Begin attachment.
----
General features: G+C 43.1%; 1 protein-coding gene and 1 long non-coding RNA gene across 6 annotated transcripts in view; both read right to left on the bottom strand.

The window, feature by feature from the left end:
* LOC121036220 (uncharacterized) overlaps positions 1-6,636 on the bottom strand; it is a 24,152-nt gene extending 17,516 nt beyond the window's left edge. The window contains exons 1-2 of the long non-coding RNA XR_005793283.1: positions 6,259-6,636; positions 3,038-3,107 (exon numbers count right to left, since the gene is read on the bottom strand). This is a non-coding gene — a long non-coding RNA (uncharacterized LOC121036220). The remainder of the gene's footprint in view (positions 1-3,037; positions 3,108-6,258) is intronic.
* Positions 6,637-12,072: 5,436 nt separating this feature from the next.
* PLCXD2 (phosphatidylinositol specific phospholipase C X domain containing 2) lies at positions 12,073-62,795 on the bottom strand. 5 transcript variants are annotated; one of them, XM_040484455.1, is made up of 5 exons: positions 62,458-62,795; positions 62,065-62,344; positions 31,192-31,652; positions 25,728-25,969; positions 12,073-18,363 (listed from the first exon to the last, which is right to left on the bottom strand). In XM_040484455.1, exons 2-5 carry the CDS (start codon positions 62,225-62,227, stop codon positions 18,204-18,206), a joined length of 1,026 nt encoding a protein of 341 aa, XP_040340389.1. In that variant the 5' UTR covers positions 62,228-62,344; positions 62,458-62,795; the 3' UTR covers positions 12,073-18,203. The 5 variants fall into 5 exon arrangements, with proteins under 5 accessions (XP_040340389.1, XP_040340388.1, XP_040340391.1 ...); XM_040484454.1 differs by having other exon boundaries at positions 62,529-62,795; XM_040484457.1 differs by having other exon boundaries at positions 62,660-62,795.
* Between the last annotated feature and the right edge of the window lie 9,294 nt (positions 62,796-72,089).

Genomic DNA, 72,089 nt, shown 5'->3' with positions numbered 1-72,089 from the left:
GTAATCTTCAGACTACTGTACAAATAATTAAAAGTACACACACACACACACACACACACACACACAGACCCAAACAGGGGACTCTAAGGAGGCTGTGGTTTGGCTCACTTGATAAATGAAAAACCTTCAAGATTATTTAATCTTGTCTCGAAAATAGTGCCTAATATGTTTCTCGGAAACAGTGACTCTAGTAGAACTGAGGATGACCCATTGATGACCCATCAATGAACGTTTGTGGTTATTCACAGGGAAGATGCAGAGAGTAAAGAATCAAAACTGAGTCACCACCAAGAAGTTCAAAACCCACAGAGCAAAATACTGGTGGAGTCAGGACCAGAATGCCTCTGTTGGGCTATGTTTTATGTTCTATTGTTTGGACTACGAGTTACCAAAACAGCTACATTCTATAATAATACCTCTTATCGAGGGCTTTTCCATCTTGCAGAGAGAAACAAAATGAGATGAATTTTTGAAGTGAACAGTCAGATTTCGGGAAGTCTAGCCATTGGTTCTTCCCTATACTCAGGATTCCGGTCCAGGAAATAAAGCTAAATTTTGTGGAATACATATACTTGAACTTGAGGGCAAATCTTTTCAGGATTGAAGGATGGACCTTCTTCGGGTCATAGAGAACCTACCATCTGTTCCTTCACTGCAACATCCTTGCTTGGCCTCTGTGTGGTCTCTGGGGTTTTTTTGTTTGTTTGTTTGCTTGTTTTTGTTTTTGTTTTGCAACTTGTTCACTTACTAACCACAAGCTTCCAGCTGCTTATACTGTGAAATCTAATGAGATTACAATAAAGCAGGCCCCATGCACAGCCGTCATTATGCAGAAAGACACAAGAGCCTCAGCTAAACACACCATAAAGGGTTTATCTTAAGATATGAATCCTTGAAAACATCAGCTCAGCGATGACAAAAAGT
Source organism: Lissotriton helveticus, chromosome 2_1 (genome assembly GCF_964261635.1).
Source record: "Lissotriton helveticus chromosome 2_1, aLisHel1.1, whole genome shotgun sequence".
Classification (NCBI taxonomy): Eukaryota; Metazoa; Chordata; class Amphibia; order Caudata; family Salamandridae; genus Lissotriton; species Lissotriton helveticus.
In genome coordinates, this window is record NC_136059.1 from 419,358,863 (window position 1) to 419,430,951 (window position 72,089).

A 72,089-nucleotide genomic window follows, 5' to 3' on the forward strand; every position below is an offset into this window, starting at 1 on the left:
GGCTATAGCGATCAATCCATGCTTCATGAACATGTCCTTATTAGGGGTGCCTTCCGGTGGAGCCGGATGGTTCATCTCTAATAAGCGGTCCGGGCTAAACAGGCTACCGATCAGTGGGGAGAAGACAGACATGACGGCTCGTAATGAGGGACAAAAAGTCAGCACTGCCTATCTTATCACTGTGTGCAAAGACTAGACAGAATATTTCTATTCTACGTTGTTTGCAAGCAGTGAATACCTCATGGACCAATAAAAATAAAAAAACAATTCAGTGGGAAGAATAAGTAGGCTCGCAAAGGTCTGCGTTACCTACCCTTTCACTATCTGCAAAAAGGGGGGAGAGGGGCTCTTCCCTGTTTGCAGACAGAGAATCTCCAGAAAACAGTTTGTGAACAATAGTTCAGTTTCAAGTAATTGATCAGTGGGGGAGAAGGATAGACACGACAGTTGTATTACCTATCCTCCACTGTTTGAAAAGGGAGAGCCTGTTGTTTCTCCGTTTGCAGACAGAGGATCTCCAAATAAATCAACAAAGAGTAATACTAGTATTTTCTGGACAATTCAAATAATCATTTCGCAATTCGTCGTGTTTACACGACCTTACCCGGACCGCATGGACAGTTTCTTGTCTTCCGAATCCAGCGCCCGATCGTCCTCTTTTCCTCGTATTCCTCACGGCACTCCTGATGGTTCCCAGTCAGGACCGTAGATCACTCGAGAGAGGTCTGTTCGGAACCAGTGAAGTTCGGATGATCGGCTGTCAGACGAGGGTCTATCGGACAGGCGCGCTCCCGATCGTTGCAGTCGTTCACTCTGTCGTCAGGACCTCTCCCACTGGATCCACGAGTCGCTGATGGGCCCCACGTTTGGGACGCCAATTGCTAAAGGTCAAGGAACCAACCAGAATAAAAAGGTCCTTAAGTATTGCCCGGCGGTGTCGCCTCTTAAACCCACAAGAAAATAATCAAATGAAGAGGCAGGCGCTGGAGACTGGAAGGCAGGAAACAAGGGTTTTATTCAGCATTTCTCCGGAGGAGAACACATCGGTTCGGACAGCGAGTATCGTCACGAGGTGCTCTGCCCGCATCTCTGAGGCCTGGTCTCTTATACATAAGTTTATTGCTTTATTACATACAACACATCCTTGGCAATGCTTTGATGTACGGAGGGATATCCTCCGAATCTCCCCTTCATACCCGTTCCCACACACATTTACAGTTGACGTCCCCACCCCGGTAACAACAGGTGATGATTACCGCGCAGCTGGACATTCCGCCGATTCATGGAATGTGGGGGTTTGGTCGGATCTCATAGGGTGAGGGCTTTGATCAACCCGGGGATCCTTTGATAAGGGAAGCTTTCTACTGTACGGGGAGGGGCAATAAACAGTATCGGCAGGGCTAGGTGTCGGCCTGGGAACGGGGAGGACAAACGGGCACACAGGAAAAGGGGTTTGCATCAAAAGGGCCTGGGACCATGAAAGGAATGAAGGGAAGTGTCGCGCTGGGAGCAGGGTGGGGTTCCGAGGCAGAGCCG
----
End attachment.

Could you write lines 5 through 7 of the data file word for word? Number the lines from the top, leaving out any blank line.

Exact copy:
* PLCXD2 (phosphatidylinositol specific phospholipase C X domain containing 2) lies at positions 12,073-62,795 on the bottom strand. 5 transcript variants are annotated; one of them, XM_040484455.1, is made up of 5 exons: positions 62,458-62,795; positions 62,065-62,344; positions 31,192-31,652; positions 25,728-25,969; positions 12,073-18,363 (listed from the first exon to the last, which is right to left on the bottom strand). In XM_040484455.1, exons 2-5 carry the CDS (start codon positions 62,225-62,227, stop codon positions 18,204-18,206), a joined length of 1,026 nt encoding a protein of 341 aa, XP_040340389.1. In that variant the 5' UTR covers positions 62,228-62,344; positions 62,458-62,795; the 3' UTR covers positions 12,073-18,203. The 5 variants fall into 5 exon arrangements, with proteins under 5 accessions (XP_040340389.1, XP_040340388.1, XP_040340391.1 ...); XM_040484454.1 differs by having other exon boundaries at positions 62,529-62,795; XM_040484457.1 differs by having other exon boundaries at positions 62,660-62,795.
* Between the last annotated feature and the right edge of the window lie 9,294 nt (positions 62,796-72,089).

Genomic DNA, 72,089 nt, shown 5'->3' with positions numbered 1-72,089 from the left: